What is Kama Sutra?

Of all the treasures of learning that Europeans have acquired from the Far East, Kama Sutra is perhaps the best known, along with Yoga and Buddhism. Starting with the industrial revolution of the late 18th century and the advent of fashionable foreign traveling, Europe and Northern America have been flooded with art objects, ideas, values and philosophy from the Far East that changed, to a certain extent, our way of thinking. Busy Westerners obsessed by tomorrow are intrigued and fascinated by the attitudes of people who are content to live this day and who are not afraid of the future.
When mentioning
Kama Sutra, most people think of it as an exotic help book on sexual satisfaction or just an ancient porn magazine. The complete name of the book is actually “Vatsyayana’s Aphorisms on Love” (“Vatsyayana Kamasutram”) and it’s a treaty made of 36 chapters. The aim of this collection of aphorisms is to provide a comprehensive guide to sex, relationships with courtesans, courtship of married women, marriage and, finally, improving one’s chances to have good sex through the use of herbs, substances, spells and sex toys. As you can see, the purpose of this book was to become a definitive guide to what love and sex meant to the Indian society around the 4th century AD.
Aside from sex and love, the “Aphorisms on Love” is a very orthodox book, after the fashion of the society that spawned it. Its purpose is to teach the lover what to do to get the woman he desires while still protecting both his and hers good names and reputations. Reputation was extremely important all over the ancient world, not just in India, and the person who forfeited it for such an insignificant thing as sex was considered to be frivolous, not worthy of the esteem of others. Vatsyayana himself, a celibate scholar, believed that sex was not bad in itself, but that engaging in it was certainly frivolous and sinful.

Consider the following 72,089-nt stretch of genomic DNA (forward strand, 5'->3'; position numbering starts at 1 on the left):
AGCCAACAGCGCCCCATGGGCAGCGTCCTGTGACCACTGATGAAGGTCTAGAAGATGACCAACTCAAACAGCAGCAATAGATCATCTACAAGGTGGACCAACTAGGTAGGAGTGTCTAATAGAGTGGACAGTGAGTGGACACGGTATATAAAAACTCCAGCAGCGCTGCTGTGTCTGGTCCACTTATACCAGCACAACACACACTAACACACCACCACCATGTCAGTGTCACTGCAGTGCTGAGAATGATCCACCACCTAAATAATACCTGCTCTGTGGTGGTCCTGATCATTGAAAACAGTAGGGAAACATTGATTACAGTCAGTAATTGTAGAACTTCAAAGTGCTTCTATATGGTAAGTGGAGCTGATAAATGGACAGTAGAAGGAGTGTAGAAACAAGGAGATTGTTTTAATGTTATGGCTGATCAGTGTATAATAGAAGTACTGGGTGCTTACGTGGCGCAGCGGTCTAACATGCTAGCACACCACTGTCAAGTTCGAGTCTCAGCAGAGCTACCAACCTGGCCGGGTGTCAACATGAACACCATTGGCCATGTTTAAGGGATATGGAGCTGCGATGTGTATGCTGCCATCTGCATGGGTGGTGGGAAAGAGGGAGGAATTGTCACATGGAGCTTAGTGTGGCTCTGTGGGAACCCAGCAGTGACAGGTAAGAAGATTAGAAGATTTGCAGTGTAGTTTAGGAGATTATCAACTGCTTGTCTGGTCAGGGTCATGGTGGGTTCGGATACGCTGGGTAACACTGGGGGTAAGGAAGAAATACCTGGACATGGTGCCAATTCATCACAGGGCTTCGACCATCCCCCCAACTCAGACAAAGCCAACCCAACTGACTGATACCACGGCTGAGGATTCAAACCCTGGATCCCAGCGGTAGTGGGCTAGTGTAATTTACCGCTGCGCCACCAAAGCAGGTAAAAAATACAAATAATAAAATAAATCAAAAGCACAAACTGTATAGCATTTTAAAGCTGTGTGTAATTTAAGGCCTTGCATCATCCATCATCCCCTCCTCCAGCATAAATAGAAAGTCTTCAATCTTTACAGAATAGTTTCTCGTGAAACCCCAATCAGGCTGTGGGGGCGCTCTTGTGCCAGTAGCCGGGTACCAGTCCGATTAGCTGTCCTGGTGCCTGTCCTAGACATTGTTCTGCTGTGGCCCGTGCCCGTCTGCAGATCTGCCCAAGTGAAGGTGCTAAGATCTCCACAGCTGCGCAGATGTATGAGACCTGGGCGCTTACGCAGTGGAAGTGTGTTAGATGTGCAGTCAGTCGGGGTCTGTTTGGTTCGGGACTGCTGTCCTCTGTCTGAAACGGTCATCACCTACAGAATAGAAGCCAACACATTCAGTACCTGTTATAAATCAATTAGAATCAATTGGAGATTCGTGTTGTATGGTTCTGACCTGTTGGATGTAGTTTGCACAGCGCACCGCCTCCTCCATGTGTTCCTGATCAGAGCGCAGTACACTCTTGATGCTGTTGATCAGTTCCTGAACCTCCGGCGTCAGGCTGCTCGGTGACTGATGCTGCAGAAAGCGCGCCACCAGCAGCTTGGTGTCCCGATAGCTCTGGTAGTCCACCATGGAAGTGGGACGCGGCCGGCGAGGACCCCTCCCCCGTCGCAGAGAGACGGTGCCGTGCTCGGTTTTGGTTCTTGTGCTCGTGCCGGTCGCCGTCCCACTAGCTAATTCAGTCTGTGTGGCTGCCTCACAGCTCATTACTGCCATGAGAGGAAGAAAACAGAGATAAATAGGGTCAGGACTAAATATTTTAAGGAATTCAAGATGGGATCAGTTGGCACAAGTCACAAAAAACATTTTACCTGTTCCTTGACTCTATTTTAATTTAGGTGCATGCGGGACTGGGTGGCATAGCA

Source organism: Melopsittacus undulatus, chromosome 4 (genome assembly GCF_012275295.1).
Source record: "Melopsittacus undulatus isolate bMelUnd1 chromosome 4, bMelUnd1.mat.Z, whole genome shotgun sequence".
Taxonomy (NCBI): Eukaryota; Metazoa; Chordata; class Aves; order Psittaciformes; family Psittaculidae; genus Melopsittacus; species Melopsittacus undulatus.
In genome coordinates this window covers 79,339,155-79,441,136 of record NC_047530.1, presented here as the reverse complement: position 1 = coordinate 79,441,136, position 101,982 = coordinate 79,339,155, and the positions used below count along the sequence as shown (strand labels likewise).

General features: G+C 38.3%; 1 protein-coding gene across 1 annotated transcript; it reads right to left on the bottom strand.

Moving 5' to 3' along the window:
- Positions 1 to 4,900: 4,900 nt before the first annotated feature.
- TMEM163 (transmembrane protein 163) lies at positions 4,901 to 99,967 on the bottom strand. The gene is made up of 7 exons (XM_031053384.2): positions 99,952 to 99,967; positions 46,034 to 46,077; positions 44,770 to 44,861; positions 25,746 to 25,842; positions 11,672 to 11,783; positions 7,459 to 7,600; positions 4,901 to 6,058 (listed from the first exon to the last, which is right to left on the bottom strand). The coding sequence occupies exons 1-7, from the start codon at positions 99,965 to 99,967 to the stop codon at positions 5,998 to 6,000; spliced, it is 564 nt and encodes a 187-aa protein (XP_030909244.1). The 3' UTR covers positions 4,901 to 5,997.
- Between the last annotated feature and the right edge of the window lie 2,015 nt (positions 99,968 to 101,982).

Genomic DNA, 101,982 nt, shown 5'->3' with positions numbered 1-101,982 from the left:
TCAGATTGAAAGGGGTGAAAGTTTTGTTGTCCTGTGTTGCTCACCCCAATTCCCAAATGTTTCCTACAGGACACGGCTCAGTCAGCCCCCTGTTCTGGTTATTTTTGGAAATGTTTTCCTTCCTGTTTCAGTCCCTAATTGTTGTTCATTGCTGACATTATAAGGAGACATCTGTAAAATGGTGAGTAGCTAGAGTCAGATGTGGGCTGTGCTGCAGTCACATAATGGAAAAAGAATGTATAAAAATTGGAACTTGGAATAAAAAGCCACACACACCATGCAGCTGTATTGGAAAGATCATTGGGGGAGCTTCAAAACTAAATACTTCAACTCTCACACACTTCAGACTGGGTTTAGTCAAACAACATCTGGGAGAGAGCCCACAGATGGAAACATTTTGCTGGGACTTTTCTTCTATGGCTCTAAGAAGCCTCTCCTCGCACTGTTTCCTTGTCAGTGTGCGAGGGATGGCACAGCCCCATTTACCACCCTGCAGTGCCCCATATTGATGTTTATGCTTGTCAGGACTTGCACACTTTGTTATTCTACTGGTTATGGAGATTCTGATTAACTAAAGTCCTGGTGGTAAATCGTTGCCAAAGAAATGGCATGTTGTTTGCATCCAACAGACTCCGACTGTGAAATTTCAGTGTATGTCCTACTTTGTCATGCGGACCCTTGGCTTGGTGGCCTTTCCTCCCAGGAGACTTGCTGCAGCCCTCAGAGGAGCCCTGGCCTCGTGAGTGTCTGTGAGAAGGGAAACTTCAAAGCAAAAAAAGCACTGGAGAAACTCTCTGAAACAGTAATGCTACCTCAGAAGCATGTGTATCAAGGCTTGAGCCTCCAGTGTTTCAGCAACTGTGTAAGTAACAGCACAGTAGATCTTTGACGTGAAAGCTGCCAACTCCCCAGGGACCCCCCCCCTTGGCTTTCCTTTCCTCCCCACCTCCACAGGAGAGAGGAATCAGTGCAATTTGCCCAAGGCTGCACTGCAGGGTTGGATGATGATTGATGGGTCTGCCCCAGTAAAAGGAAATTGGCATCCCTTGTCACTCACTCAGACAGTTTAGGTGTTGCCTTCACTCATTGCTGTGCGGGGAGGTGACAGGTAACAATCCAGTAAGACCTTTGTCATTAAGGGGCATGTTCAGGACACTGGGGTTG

The 36 chapters are each written by an expert of the issue and cover a wide range of issues, such as observations on the daily life of a citizen, sex positions, personal adornment, how to kiss, gaining the confidence of women and the means by which courtesans get money. The best known part of the book, the study of sex and sexual positions, makes up only about 20 percent of the whole text. Nevertheless, those who are truly interested in sex should read the entire book. After numerous centuries the ancient theory is still surprisingly accurate because people still want the same basic things from one another.
Although this may sound very unlikely, at the bottom
Kama Sutra is somewhat akin to Machiavelli’s “The Prince”, although the Indian book on love is much more careful to observe the morals of the time. Both books are guides to some of the aspects of their respective societies and both deal with them in a frank and realistic manner. Vatsyayana is not fooling himself that men and women are naturally virtuous creatures and so was perfectly willing to give advice on how to seduce married women, just as Machiavelli knew that a prince is bound to do evil things from time to time.

What is Tantra?